Well, to keep things simple, you’d lift ‘hardstyle’ if you’d: (1) use high-tension techniques, including the Valsava Maneuver (as part of ‘abdominal brace’) in the same fashion as powerlifters and weightlifters; and in particular: (2) exhale on effort, the ‘biomechanical breathing match’ in the certification standards linked above (which sounds sciency, but is made up, and probably bullshit, see the fine prints below). […]
The ‘biomechanical breathing match’. HS standards (and especially StrongFirst®) make a big deal of ‘biomechanical breathing match’: inhaling before effort, building up intra-abdominal pressure (IAP) during the effort, and letting go after the effort. While IAP is a topic of study in biomechanics, “biomechanical breathing match’ is not a term of art (as a search on Google Scholar will convince you; try also “bio-mechanical breathing match” just for fun).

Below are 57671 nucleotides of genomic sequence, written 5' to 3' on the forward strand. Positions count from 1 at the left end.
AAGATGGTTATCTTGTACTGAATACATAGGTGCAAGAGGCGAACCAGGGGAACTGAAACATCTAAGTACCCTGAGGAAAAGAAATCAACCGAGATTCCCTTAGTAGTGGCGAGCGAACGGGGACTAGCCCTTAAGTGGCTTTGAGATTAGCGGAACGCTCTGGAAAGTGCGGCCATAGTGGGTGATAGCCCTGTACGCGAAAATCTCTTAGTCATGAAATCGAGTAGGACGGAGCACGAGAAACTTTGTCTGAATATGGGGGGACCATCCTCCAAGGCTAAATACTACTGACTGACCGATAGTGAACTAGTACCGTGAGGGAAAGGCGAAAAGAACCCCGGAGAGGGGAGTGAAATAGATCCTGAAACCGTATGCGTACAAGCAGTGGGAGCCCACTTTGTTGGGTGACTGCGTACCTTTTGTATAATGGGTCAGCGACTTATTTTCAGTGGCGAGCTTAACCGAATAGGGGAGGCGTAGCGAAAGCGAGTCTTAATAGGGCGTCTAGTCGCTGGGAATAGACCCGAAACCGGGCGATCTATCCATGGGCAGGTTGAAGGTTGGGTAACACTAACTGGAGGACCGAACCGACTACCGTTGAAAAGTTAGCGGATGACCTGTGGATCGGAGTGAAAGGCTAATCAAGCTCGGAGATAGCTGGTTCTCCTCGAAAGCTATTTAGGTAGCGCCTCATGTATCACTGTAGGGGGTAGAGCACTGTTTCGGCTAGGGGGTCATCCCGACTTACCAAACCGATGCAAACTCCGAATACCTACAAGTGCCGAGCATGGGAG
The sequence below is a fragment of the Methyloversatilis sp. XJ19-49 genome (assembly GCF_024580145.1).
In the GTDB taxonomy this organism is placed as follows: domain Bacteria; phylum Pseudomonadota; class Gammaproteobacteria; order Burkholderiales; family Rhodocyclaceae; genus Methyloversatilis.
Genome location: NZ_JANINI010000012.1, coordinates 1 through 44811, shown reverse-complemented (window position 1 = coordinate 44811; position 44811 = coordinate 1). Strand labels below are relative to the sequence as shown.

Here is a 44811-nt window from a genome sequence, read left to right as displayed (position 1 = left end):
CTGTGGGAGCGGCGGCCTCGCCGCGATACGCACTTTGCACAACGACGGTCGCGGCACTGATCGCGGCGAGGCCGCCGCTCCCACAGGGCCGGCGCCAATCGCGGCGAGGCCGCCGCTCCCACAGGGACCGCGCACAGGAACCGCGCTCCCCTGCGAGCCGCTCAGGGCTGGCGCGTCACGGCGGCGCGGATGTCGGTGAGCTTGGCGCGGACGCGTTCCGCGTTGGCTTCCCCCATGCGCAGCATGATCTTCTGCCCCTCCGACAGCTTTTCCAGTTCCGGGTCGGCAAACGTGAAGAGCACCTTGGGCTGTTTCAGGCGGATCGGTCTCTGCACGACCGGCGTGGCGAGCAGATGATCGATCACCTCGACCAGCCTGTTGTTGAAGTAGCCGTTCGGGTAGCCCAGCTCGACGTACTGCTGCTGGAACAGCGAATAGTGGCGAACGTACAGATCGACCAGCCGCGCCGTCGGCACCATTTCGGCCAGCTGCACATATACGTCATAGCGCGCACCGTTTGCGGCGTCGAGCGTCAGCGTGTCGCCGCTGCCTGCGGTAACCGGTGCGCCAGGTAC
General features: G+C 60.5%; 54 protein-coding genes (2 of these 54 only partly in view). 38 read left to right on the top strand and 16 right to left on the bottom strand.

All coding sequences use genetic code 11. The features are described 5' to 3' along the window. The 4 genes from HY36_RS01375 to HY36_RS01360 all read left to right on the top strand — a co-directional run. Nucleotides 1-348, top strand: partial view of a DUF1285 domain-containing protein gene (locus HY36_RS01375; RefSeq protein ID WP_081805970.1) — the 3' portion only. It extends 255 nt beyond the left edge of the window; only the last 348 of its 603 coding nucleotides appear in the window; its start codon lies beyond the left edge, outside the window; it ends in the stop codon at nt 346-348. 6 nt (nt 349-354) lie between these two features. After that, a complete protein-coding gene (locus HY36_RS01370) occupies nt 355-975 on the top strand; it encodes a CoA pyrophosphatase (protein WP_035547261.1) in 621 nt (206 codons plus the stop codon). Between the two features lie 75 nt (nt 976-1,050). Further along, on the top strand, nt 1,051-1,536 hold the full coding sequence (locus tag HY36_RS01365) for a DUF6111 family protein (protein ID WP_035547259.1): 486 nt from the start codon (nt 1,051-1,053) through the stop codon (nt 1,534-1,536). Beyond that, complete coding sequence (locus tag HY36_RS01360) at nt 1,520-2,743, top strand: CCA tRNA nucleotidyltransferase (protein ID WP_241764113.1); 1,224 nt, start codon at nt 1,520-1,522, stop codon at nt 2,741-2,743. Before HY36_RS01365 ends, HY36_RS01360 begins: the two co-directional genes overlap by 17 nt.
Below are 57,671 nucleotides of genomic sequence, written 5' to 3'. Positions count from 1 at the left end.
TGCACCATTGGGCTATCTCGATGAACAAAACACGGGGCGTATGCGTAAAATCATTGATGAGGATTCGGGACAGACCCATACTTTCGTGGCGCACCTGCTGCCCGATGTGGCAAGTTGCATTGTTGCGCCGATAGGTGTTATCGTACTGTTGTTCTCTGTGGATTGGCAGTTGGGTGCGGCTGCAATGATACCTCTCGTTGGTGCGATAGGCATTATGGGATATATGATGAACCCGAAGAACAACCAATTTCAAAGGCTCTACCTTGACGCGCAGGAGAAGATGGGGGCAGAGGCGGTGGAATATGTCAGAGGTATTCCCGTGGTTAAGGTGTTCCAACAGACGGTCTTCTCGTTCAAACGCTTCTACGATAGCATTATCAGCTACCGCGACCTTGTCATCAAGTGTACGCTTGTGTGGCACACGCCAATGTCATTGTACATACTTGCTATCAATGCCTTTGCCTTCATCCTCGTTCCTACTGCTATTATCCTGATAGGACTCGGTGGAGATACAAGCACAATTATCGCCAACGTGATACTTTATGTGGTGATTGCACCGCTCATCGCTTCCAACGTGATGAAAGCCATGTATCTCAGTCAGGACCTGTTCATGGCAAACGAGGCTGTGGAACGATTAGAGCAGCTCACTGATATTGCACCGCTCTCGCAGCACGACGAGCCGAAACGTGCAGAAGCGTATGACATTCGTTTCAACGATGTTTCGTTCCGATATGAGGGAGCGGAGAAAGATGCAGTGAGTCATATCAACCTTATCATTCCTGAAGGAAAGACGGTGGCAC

The ‘Law of Irradiation’. HS insistence on high tension techniques comes from what Pavel Tsatsouline calls “Sherrington’s Law of Irradiation” or ”muscle cheering’ in Power to the People (p. 34, quoted in the article linked). […] Had there indeed been a ‘Law of Irradiation’, it would have been either invalidated or severely restricted. But fortunately for his legacy, Charles Sherrington (1857-1952) never formulated any ‘Law of Irradiation’. Sherrington’s Laws (there are two of them) do not describe irradiation. […] So ‘Sherrington’s Law of Irradiation’ is probably the result of a big mess in Tsatsouline’s memory circa 2001, when double-checking Google was not a common practice.
Summing up, the Soviet-science, super-hush-hush secret of military ‘hardstyle’ is abdominal bracing when lifting heavy stuff for low rep. When the heavy stuff is a kettlebell. Plus some iffy pseudoscience straight out of Tsatsouline jumbled-up brain attic (Sherlock Holmes joke: check).